Op-Ed

Puerto Rico’s reconstruction will be costly. Documenting residents’ property doesn’t have to be.

After Hurricane Maria in 2017, many Puerto Ricans were denied FEMA relief funding because they did not have legal title to their homes.
After Hurricane Maria in 2017, many Puerto Ricans were denied FEMA relief funding because they did not have legal title to their homes. Getty Images

Sixteen months ago, Hurricane Maria devastated Puerto Rico, damaging 80 percent of the island’s homes. When homeowners approached FEMA for relief funding, they hit a wall: Without legal title to their land, they were ineligible for relief. In the end, 60 percent of FEMA claims were rejected, primarily because applicants could not prove their home ownership. While Puerto Rico does have a fully digitized registry, an estimated 55 percent of the island’s properties are informal.

The problem was so glaring that the government of Puerto Rico requested nearly a billion dollars to provide everyone on the island with ownership documents and addresses. That’s a big chunk of the island’s $20 billion in HUD relief funds.

Documenting property and providing people with addresses is critical and urgent. Hundreds of thousands of Puerto Ricans still lack proper housing, and we don’t know when the next Maria will hit. According to HUD, only about 20 percent of Puerto Ricans have a viable address. Given these figures, HUD offered a scary assessment: Puerto Rico’s address system is not 911 compliant. And as Puerto Rico emerges from an economic slump, everyone needs to share in the growth. Secure property rights can protect communities from exploitation, give them equity in the reconstruction and increase access to loans and financial markets.

But we don’t think solving these problems should cost a billion dollars. In fact, we believe that using innovative technologies and a flexible approach, every Puerto Rican can get a home document and an address for less than $50 million.

The two largest cost and time sinks associated with registering property are surveying the land and processing the application. Traditionally, a surveyor carrying expensive, high-accuracy equipment walks the perimeter of every property and certifies the results. Then, the would-be property owner presents the survey plan, along with a long application form and identification, and pays a licensed body to verify the package.

The problem with this approach is that it can cost thousands of dollars and take months to complete. Per the World Bank Doing Business Index, it takes 191 days on average to register property in Puerto Rico.

Puerto Ricans can’t wait that long — and they shouldn’t have to pay that much.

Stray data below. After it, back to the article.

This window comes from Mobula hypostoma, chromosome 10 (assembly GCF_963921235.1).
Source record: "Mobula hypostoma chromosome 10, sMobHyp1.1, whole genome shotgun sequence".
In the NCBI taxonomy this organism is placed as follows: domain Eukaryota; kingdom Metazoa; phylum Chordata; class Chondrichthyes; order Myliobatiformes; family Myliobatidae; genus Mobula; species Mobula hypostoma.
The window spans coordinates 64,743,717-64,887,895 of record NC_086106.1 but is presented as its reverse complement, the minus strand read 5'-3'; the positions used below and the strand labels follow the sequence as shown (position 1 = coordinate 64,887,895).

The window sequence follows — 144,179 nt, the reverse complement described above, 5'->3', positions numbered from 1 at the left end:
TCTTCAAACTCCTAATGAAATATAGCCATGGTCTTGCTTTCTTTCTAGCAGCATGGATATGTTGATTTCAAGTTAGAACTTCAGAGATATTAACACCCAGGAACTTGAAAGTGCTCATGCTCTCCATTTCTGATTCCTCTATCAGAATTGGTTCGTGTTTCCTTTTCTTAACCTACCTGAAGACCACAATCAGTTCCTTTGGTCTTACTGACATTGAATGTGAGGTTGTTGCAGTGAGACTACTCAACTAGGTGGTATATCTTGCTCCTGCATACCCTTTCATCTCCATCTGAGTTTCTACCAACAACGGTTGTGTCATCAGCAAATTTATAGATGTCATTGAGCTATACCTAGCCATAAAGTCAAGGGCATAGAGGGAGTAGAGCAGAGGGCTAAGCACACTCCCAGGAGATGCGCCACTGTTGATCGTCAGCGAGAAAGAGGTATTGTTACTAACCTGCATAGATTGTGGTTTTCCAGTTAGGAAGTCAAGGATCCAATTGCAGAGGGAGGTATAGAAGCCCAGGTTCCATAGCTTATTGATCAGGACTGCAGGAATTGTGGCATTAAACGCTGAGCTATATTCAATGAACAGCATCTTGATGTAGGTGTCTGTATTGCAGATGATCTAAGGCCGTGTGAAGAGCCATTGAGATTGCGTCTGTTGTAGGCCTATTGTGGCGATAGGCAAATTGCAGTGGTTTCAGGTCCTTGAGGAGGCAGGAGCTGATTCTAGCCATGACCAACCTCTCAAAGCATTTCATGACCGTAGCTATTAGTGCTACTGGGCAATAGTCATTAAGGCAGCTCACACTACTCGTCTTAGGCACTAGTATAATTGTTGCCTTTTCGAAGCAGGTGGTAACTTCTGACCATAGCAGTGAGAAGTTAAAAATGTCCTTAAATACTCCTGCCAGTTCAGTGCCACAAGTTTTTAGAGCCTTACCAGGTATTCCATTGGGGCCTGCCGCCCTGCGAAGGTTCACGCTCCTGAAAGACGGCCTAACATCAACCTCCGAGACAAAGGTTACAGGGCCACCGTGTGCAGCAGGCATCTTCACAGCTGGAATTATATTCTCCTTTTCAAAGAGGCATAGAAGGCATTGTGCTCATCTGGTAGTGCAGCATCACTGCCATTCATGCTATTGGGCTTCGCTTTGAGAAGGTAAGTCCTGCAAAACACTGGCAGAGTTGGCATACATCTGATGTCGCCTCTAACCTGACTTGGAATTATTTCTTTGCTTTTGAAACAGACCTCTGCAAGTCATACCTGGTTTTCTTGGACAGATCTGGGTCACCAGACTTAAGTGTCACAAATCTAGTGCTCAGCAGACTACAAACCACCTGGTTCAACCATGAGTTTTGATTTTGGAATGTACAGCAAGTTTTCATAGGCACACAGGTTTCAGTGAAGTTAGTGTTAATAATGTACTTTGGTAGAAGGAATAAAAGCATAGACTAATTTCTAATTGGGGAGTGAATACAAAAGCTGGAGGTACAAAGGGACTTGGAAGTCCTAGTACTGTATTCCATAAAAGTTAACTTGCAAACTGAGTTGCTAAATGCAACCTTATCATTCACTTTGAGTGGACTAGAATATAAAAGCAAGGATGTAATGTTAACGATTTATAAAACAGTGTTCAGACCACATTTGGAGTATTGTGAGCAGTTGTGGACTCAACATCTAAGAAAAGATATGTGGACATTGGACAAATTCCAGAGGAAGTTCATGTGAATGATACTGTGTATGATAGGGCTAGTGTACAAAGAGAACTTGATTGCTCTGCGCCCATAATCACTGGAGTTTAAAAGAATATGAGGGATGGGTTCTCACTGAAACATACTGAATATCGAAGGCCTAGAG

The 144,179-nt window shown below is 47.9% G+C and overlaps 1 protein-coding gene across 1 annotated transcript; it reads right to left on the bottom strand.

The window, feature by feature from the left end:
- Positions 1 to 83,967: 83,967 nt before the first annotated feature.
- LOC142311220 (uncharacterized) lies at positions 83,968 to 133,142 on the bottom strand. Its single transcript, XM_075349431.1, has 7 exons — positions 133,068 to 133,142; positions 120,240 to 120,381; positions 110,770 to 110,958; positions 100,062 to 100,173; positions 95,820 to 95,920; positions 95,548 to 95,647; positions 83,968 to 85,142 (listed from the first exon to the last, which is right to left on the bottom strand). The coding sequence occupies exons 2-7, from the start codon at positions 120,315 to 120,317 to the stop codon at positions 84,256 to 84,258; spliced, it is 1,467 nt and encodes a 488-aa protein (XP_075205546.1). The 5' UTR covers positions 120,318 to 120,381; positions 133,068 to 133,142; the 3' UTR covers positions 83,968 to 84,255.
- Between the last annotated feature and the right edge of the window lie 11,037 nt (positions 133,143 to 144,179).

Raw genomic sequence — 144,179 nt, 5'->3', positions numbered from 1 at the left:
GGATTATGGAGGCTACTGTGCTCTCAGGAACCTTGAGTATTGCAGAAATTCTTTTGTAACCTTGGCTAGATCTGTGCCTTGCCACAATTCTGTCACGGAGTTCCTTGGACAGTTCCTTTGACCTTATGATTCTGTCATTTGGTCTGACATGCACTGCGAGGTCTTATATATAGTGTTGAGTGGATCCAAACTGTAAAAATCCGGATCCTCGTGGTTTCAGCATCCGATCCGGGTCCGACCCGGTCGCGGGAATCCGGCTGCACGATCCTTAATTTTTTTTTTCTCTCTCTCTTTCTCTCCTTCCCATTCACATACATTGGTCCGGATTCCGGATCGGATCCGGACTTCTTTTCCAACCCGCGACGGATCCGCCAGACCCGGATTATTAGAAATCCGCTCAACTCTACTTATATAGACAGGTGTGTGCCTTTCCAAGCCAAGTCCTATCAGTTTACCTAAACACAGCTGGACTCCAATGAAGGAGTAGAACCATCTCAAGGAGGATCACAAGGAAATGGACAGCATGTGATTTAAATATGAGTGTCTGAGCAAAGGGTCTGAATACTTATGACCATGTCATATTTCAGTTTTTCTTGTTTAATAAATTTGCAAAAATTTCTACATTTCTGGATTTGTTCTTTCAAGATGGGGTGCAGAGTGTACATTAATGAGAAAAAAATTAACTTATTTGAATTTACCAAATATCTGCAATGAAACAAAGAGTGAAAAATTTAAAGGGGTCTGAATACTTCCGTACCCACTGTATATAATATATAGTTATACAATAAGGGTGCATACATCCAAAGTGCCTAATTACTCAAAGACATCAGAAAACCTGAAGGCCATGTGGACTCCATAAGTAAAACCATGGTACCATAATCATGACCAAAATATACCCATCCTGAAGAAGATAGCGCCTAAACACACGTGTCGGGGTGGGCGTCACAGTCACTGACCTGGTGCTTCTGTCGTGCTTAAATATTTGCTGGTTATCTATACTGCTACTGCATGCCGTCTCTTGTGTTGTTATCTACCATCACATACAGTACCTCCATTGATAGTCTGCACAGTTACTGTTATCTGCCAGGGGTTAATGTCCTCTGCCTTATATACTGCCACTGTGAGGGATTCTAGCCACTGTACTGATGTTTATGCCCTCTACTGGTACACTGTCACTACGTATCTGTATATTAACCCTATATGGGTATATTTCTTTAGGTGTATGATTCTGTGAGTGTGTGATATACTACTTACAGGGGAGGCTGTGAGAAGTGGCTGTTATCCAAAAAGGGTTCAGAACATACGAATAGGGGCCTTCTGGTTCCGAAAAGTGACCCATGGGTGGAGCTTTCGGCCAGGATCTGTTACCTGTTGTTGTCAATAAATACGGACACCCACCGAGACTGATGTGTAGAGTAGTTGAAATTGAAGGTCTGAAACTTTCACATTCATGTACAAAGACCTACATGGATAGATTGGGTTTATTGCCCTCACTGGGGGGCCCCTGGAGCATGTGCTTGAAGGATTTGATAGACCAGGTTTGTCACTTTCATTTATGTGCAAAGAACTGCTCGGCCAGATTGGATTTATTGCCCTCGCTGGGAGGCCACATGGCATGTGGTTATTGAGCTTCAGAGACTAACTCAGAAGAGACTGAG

Luckily, FEMA opened the door to a more flexible approach when, faced with an overwhelming number of aid applicants who lacked property documents, it began accepting affidavits as proof of home ownership.

If the government of Puerto Rico continues to be open minded about the type of proof it will accept, property registration can move quickly and inexpensively. Best of all, the government can create jobs and stimulate the economy by allowing Puerto Ricans to participate in the process, while making good on its ambition to be an innovator and to ‘build back better’.

For example, instead of surveying every property, the government can rely on advances in artificial intelligence to create property maps. Recent research shows that computers can be trained to accurately identify land parcel boundaries using physical features like fences, or simply changes in use (for example a sudden shift in vegetation). The computer’s output still needs to be validated by communities — but it creates a baseline from which to work.

Next, the government can allow citizens to present property claims by entering their location and biographical information into a secure and shareable platform directly, or through trained intermediaries. One such platform — offered by the Cadasta Foundation — has been used by government agencies in India to quickly document property rights. Citizens can upload their ID and any other documents that tie them to their homes: essentially, a vastly improved version of FEMA’s affidavit.

Finally, there’s the issue of addressing. Traditional addressing can be expensive. Fortunately, the prevalence of smart phones means we don’t actually need a government-issued address to tell people where we are. What3Words has seized on this revolution by dividing the world into uniquely addressed three by three meter squares. Already the government of Mongolia has adopted What3Words as its official addressing system. Why not Puerto Rico?

Taking advantage of these technologies requires flexibility and an open mind. Understandably, the government may be reticent to use these new tools to register such critical t assets. In that case, it can adopt a “provisional title” approach, which has been used in Minnesota: Provisional titles are valid unless disputed, and mature into permanent titles if they remain undisputed for a predetermined period.

Puerto Rico has committed to rebuilding better — and more quickly. With a willingness to harness the potential of new technologies, the government can efficiently secure Puerto Ricans’ most important asset and free up funds for other critical uses.

Yuliya Panfil is the director of the Future of Property Rights Program at New America. Chris Mellon is a policy analyst in the Future of Property Rights Program at New America.


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